Description: A multiscale analysis is presented of extreme precipitation events (EPEs) in northern California during winter 2016–2017, which caused flooding and contributed substantially to highly anomalous seasonal precipitation totals. Results indicate that the EPEs were characterized by long durations (≥7 days) and involved persistent large-scale flow patterns. The three largest EPEs involved blocking over the Bering Sea–Alaska region. A detailed investigation of the largest EPE, occurring on 2–10 February 2017, reveals that extreme precipitation was produced as four discrete cyclones moved across the eastern North Pacific equatorward of a high-amplitude blocking ridge and impacted the U.S. West Coast in rapid succession. The latter three cyclones developed and moved in conjunction with elongated negatively tilted troughs or PV streamers resulting from repeated episodes of baroclinic development and cyclonic Rossby wave breaking on the upstream flank of the block. Each of the four cyclones interacted with a PV streamer and an associated baroclinic zone established by anticyclonic wave breaking on the downstream flank of the block and, thereby, tracked into the U.S. West Coast. The serial clustering of the cyclones during the 9-day event resulted in persistent water vapor flux and lifting that supported extreme precipitation totals in northern California. A climatological analysis for 1979–2017 is conducted to assess the relationship between blocking over the Bering Sea–Alaska region and EPEs in northern California. The analysis reveals a significant statistical relationship between blocking and EPEs, indicating that this type of blocking pattern represents a favorable large-scale scenario for EPEs in northern California.
    Print ISSN: 0027-0644
    Electronic ISSN: 1520-0493
    Topics: Geography , Geosciences , Physics
    Location Call Number Expected Availability
    BibTip Others were also interested in ...
  • 4
    Publication Date: 2019-12-09
    Description: Detailed temperature maps are required in various applications. Any temperature interpolation over complex terrain must account for differences in land cover and elevation. Local circulations and other small-scale factors can also perturb the temperature. This study considers the surface air temperature, T, mapping with geo-statistical kriging. The kriging methods are implemented for both T, and temperature anomalies, Δ T, defined as difference between T at a given location and T at the same elevation in the free atmosphere. The study explores the large-eddy simulation (LES) model PALM as a source for variogram and external drift in the kriging methods. Ten kriging methods for the temperature mapping have been considered: ordinary kriging (OK) of T and Δ T with variogram derived from the observations (methods 1 and 2, correspondingly); OK of T and Δ T with variogram derived from LES data (3 and 4); universal kriging with external drift (KED) that utilizes the LES data (5 and 6); a weighted combination of KED of T and Δ T (method 7); and the methods (5), (6) and (7) enhanced with additional “virtual” points in remote areas (methods 8, 9 and 10). These ten methods are evaluated for eight typical weather situations observed in Bergen, Norway. Our results demonstrate considerable added value of the LES information for the detailed meteorological temperature mapping. The LES data improves both the variogram and the resulting temperature maps, especially in the remote mountain parts of the domain and along the coast.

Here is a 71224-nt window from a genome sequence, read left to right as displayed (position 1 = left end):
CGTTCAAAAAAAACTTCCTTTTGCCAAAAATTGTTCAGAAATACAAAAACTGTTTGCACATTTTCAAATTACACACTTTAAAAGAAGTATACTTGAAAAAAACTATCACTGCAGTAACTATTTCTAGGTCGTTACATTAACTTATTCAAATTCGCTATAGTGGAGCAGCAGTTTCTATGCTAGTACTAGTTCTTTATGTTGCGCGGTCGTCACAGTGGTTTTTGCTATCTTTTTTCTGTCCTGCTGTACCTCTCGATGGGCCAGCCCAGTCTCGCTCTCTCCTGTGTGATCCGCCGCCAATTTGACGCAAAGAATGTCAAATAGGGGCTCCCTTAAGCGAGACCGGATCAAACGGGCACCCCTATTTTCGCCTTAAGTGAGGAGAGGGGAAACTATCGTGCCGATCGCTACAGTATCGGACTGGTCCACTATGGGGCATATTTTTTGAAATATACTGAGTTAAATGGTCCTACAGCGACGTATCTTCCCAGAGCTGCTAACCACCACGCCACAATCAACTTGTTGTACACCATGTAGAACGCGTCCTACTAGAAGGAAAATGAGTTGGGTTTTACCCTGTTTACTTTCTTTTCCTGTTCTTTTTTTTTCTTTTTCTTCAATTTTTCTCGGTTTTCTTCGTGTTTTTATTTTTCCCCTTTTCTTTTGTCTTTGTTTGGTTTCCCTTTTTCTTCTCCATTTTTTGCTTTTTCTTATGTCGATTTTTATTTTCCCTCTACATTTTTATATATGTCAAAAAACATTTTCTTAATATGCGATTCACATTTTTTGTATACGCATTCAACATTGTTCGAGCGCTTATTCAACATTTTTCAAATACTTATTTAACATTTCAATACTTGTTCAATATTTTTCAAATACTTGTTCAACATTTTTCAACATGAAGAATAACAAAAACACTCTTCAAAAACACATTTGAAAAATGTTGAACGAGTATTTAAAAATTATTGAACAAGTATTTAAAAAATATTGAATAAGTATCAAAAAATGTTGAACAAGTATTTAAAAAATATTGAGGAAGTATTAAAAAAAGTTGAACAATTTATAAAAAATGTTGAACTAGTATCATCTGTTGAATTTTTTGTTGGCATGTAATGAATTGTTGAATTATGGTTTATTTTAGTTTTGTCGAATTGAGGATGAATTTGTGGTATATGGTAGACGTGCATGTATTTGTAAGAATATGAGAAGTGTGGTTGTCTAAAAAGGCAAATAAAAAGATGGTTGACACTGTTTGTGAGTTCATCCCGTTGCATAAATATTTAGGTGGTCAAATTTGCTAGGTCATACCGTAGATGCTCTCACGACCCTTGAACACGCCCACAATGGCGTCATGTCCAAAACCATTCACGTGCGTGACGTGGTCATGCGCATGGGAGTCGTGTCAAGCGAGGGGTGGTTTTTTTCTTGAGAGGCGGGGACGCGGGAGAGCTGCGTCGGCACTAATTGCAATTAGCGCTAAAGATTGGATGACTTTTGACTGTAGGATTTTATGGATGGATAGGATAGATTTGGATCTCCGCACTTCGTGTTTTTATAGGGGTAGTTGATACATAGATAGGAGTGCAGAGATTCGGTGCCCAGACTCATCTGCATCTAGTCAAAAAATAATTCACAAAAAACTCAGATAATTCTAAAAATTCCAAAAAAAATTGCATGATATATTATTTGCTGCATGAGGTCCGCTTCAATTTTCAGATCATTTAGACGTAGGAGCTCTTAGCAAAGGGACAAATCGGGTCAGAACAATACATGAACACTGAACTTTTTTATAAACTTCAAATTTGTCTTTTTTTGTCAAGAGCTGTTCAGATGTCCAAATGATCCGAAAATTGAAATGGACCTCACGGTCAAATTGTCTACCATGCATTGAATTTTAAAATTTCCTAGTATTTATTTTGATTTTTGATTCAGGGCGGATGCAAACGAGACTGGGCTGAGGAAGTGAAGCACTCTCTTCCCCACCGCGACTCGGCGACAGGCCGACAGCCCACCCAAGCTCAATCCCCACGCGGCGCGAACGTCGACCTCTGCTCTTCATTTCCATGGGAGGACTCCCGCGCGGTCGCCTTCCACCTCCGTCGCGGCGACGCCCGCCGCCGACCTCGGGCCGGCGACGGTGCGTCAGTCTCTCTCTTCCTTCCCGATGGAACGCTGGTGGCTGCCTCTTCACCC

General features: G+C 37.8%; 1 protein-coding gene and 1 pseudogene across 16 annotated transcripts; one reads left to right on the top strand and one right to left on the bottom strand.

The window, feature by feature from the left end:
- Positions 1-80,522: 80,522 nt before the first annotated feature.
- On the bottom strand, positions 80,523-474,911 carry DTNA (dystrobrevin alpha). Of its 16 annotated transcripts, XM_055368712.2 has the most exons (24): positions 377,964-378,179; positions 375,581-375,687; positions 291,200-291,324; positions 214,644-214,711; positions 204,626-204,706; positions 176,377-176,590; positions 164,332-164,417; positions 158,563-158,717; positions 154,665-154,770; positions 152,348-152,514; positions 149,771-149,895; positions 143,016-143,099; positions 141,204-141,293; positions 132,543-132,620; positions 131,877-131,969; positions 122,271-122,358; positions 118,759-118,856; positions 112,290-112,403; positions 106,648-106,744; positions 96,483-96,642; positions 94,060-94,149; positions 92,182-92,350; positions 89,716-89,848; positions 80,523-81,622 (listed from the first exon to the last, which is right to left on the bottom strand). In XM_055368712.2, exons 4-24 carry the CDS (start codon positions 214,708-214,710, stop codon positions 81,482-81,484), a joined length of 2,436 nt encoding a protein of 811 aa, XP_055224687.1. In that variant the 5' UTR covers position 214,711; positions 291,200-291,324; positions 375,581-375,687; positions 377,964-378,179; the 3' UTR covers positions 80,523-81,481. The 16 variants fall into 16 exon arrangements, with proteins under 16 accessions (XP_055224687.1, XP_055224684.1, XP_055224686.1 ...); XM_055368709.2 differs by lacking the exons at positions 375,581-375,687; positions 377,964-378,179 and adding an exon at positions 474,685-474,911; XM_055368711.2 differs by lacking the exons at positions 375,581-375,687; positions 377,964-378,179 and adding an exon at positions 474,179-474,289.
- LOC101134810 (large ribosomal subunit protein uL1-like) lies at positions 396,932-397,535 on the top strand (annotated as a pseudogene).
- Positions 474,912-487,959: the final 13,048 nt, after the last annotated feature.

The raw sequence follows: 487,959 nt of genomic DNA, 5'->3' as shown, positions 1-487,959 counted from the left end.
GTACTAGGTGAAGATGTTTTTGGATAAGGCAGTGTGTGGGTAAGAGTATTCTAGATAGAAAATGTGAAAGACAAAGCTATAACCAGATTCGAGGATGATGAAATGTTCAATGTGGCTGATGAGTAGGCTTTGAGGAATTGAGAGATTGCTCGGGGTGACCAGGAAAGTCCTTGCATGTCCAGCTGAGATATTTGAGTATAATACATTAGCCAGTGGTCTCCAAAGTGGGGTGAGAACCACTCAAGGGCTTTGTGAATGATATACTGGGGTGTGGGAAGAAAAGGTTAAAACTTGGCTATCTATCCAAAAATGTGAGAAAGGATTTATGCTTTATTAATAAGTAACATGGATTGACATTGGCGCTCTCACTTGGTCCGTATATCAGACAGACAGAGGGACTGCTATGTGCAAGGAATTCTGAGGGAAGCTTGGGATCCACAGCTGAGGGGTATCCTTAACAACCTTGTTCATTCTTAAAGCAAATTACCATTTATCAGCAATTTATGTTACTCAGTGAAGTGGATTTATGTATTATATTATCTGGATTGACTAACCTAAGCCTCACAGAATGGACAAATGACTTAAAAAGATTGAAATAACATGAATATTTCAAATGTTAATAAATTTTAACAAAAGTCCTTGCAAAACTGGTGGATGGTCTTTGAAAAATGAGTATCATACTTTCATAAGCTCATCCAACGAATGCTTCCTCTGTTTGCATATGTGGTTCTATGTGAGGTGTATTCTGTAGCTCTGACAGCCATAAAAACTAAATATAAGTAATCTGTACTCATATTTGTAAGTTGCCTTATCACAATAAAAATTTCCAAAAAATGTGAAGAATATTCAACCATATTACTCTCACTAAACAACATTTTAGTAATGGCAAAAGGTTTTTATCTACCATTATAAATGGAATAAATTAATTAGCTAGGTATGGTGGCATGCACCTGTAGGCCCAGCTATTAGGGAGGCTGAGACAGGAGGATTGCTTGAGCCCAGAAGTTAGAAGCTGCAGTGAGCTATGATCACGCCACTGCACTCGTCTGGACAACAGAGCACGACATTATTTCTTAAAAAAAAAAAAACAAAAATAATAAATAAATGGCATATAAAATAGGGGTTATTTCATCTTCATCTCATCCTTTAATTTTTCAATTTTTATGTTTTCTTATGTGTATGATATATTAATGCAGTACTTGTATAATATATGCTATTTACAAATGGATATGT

Print ISSN: 0027-0644
    Electronic ISSN: 1520-0493
    Topics: Geography , Geosciences , Physics
    Location Call Number Expected Availability
    BibTip Others were also interested in ...
  • 5
    Publication Date: 2019-12-06
    Description: Atmospheric Rivers, often associated with impactful weather along the West Coast of North America, can be a challenge to forecast even on short timescales. This is attributed, at least in part, to the scarcity of Eastern Pacific in situ observations. We examine the impact of assimilating dropsonde observations collected during the Atmospheric River (AR) Reconnaissance 2018 field program on the Navy Global Environmental Model (NAVGEM) analyses and forecasts. We compare NAVGEM’s representation of the ARs to the observations, and examine whether the observation-background difference statistics are similar to the observation error variance specified in the data assimilation system. Forecast Sensitivity Observation Impact is determined for each dropsonde variable, and compared to the impacts of the North American radiosonde network. We find that the reconnaissance soundings have significant beneficial impact, with per observation impact more than double that of the North American radiosonde network. Temperature and wind observations have larger total and per observation impact than moisture observations. In our experiment, the 24-h global forecast error reduction from the reconnaissance soundings can be comparable to the reduction from the North American radiosonde network for the field program dates that include at least two flights.